Double emulsion electrospun nanofibers as a growth factor delivery vehicle for salivary gland regeneration

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Foraida, Zahraa I.
Sharikova, Anna
Peerzada, Lubna N.
Khmaladze, Alexander
Larsen, Melinda
Castracane, James
SPIE Nanoscience + Engineering
tissue regeneration , nanofibers , epidermal growth factor , growth factor delivery , Raman spectroscopy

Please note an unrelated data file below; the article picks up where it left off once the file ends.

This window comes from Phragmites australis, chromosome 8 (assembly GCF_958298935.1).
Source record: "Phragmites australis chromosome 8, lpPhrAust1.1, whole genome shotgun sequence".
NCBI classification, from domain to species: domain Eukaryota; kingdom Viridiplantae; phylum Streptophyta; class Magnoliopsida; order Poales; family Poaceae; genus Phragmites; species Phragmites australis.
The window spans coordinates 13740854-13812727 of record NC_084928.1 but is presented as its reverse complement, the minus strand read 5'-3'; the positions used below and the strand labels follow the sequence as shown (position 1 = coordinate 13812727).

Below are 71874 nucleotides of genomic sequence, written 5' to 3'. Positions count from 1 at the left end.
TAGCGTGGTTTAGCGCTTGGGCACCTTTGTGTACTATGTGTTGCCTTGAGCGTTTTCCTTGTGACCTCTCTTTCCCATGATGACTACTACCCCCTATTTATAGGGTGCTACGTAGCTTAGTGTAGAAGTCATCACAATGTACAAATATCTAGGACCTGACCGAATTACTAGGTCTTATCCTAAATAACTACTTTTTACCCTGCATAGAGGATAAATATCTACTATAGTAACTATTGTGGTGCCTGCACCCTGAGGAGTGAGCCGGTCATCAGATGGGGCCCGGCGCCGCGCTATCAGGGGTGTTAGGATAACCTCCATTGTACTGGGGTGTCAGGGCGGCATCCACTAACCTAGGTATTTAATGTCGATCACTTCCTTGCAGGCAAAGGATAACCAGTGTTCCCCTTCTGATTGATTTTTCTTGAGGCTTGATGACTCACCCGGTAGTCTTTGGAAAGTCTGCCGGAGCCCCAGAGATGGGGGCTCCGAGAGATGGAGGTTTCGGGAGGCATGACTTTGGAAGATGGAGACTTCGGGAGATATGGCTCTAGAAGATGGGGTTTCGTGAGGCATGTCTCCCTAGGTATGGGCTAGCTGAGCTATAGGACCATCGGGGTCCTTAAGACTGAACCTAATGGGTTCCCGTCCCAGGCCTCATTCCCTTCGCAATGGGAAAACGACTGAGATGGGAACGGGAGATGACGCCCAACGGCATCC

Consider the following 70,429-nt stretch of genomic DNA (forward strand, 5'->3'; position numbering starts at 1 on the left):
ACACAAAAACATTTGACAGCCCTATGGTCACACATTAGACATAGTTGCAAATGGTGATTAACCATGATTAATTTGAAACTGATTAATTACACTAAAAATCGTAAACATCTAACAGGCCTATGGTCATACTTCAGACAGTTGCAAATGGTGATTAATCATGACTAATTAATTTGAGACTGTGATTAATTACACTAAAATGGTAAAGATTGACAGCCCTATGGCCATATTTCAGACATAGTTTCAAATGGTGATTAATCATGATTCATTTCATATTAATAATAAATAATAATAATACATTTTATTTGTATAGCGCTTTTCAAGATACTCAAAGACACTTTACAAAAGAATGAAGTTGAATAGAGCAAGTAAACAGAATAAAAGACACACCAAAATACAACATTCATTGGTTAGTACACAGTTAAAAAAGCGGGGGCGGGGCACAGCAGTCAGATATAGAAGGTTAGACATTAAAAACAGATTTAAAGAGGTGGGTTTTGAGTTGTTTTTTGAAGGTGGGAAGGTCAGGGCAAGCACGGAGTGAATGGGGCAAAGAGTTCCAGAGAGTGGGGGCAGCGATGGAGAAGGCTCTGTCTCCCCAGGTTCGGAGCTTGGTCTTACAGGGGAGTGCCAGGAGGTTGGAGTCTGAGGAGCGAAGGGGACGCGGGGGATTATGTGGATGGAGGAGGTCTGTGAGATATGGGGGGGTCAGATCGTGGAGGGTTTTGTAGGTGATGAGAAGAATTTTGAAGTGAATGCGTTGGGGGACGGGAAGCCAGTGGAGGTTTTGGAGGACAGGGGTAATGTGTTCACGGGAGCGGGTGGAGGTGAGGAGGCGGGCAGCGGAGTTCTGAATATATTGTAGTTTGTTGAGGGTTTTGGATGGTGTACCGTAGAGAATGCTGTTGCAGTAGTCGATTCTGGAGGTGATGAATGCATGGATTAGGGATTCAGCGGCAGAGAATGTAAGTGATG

Sustained delivery of growth factors, proteins, drugs and other biologically active molecules is necessary for tissue engineering applications. Electrospun fibers are attractive tissue engineering scaffolds as they partially mimic the topography of the extracellular matrix (ECM). However, they do not provide continuous nourishment to the tissue. In search of a biomimetic scaffold for salivary gland tissue regeneration, we previously developed a blend nanofiber scaffold composed of the protein elastin and the synthetic polymer polylactic-co-glycolic acid (PLGA). The nanofiber scaffold promoted in vivo-like salivary epithelial cell tissue organization and apicobasal polarization. However, in order to enhance the salivary cell proliferation and biomimetic character of the scaffold, sustained growth factor delivery is needed. The composite nanofiber scaffold was optimized to act as a growth factor delivery system using epidermal growth factor (EGF) as a model protein. The nanofiber/EGF hybrid nanofibers were synthesized by double emulsion electrospinning where EGF is emulsified within a water/oil/water (w/o/w) double emulsion system. Successful incorporation of EGF was confirmed using Raman spectroscopy. EGF release profile was characterized using enzymelinked immunosorbent assay (ELIZA) of the EGF content. Double emulsion electrospinning resulted in slower release of EGF. We demonstrated the potential of the proposed double emulsion electrospun nanofiber scaffold for the delivery of growth factors and/or drugs for tissue engineering and pharmaceutical applications.